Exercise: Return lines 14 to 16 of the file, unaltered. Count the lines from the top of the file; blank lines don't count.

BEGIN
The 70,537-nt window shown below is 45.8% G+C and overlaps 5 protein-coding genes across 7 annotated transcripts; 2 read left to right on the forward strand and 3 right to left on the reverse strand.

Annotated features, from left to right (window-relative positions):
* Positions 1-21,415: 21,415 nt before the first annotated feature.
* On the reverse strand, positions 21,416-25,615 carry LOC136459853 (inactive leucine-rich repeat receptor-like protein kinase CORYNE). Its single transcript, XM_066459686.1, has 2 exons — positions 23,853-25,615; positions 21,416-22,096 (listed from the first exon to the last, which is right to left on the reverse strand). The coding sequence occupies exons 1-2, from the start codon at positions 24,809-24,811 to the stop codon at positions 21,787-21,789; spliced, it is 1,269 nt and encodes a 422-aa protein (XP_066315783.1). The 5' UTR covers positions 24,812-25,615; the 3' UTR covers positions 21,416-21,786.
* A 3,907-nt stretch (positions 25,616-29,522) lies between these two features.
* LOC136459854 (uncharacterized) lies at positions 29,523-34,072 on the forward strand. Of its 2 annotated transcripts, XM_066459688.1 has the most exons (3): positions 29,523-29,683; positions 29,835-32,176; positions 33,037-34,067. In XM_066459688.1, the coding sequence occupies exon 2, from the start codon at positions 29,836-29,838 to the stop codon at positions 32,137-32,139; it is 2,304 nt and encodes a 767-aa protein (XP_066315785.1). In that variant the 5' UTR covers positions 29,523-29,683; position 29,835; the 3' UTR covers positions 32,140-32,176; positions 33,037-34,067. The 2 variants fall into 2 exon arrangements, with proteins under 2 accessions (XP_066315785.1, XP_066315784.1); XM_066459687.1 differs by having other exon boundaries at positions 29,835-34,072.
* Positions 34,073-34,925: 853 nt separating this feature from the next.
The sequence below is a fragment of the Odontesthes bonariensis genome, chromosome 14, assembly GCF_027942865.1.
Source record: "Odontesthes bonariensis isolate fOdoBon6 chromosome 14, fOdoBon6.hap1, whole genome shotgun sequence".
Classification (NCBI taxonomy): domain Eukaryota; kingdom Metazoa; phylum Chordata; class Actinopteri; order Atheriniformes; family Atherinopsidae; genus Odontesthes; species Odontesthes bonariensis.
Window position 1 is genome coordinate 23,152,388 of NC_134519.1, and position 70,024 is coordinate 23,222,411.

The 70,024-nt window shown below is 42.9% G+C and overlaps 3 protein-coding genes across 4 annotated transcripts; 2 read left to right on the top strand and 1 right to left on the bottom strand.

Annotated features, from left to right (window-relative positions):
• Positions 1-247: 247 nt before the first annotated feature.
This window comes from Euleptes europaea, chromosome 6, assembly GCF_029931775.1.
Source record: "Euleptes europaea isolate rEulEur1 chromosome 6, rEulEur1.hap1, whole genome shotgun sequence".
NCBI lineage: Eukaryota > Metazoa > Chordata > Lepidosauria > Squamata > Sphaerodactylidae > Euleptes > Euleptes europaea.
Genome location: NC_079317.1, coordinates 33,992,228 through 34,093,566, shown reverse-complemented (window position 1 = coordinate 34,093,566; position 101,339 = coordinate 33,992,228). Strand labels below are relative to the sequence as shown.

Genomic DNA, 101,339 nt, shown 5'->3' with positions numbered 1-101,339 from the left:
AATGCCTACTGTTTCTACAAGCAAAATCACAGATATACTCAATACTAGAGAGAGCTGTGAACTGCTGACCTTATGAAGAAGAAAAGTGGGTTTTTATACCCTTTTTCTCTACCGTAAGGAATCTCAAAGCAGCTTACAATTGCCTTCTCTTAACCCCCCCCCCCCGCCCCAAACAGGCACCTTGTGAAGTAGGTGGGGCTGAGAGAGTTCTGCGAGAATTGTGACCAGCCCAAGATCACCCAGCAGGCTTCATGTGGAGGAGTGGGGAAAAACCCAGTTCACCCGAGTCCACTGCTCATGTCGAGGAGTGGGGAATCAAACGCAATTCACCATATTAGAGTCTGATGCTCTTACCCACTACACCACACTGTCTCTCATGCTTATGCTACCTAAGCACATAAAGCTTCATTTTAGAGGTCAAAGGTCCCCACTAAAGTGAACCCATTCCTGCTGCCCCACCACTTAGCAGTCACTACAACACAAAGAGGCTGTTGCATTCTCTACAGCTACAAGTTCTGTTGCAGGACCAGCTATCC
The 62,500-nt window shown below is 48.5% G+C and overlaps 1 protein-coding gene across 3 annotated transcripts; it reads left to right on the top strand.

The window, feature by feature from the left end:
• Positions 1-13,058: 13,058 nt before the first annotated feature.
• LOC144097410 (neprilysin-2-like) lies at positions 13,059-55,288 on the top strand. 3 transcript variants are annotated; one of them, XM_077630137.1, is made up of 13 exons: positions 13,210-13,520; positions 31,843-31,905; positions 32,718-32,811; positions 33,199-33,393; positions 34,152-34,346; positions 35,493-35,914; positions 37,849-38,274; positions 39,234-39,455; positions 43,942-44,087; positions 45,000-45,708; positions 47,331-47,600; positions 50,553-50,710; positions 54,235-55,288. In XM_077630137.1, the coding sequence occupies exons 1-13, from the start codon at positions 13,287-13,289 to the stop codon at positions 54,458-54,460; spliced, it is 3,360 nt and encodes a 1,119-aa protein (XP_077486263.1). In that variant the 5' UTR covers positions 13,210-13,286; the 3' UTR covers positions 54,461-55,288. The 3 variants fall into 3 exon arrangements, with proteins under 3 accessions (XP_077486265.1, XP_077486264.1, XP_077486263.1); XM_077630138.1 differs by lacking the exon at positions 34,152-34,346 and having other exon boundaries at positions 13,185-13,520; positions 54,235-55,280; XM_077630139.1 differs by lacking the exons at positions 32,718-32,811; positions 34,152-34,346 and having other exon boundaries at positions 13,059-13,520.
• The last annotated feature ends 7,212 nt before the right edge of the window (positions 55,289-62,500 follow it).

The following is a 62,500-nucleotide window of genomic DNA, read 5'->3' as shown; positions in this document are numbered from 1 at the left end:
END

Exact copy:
• Positions 1-247: 247 nt before the first annotated feature.
This window comes from Euleptes europaea, chromosome 6, assembly GCF_029931775.1.
Source record: "Euleptes europaea isolate rEulEur1 chromosome 6, rEulEur1.hap1, whole genome shotgun sequence".